Pomona College Museum of Art Director Kathleen Howe this summer set off for Sweden, home of the northernmost Skyspace created by artist James Turrell ’65, for the first-ever international gathering for owners and caretakers of these sought-after windows to the sky. At each of these Turrell creations, which now dot the globe from Argentina to China to Pomona’s own Draper Courtyard, openings to the sky and shifts in ambient light create fascinating perceptual changes as the sun sets and rises. But the gathering near Stockholm offered something extra.
On a July night in the far north, Howe and 35 others watched in awe as the Skyspace light show went on for more than two hours in the long, lingering twilight. At quarter till midnight, when the show was over, “it was still light enough to walk home through the woods,” recalls Howe.
Pomona’s Skyspace – and the College itself — took on a special glow as well during the three-day gathering. Griffith Observatory Director Edwin Krupp ’66 gave the keynote on archeoastronomy, the study of how past civilizations observed the starry skies, and Howe witnessed he and Turrell entrancing a tableful of attendees with their Pomona tales.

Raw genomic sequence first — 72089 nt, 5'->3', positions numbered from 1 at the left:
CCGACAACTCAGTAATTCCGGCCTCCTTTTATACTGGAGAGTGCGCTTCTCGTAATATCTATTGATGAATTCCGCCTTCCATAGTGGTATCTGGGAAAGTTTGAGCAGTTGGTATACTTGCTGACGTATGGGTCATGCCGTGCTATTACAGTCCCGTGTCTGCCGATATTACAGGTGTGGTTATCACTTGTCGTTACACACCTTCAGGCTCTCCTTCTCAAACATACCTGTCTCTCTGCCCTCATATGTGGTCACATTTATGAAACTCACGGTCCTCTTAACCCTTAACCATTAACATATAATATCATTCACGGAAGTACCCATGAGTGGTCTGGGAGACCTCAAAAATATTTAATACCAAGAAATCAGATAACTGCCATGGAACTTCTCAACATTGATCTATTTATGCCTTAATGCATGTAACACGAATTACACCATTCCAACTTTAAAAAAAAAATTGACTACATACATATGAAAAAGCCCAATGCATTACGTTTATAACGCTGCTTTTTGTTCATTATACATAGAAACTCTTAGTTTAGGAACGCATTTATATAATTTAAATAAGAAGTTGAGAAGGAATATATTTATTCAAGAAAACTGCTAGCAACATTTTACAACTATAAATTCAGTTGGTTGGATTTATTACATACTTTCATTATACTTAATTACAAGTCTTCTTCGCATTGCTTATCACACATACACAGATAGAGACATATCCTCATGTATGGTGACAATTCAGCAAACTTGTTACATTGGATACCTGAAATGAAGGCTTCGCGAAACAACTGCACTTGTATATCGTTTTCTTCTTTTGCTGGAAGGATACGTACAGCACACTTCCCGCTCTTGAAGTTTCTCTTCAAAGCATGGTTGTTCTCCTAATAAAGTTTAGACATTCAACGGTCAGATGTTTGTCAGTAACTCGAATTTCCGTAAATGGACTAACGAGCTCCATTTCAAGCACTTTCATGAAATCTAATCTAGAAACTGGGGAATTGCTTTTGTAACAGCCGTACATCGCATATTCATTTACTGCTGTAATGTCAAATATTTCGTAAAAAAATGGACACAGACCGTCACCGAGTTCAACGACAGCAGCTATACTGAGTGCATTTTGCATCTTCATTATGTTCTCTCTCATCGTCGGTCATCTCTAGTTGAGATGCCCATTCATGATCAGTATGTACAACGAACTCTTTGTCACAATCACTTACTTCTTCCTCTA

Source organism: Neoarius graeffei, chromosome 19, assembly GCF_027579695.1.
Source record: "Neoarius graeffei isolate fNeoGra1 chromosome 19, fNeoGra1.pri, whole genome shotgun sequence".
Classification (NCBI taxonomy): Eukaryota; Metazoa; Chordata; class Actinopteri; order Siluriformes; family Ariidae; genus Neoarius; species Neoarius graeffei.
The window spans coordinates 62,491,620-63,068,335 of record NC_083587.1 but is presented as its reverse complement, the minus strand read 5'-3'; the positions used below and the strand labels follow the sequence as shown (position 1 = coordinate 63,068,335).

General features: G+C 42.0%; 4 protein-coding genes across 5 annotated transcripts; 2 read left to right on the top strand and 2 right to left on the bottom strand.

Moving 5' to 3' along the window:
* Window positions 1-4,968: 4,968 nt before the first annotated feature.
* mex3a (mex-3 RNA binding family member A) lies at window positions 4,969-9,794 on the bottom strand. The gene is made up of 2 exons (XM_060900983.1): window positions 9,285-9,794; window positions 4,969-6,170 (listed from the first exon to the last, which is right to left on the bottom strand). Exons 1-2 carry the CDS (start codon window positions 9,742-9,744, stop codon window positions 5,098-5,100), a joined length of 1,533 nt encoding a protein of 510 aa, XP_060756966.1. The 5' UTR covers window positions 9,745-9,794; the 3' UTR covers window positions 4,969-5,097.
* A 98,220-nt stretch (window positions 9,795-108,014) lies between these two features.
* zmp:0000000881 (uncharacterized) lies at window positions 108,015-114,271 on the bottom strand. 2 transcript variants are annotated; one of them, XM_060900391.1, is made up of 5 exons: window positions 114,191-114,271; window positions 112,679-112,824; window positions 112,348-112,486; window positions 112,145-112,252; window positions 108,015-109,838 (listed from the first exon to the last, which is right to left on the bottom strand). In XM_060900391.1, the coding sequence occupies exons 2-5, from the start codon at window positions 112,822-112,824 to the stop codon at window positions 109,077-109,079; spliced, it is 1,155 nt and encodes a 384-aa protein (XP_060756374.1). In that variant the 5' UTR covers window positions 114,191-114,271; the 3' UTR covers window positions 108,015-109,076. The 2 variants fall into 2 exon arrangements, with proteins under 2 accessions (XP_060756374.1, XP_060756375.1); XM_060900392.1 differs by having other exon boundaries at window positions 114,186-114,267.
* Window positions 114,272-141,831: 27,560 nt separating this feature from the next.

Howe, too, got the chance to address the group, noting the Pomona Skyspace’s unique role in campus life. While some Skyspaces are in private hands and others only accessible during limited hours, Howe detailed the public and accessible nature of Pomona’s “Dividing the Light.” She described how classes use it, and told of families with kids gathering for the nightly light shows and of how she arrived at the campus Skyspace one dawn to happen upon a woman with tears streaming down her face as she sang a hymn beneath it. She told how students time their study breaks to the Skyspace’s color chime and how a student described it to her as “Pomona’s piazza.”
Attendees of the Skyspace gathering “were really taken with the sense of it being part of a living community and a living part of the community,” says Howe. Perhaps Turrell was taken most of all. When her presentation ended, “he got up and gave me this enormous bear hug.”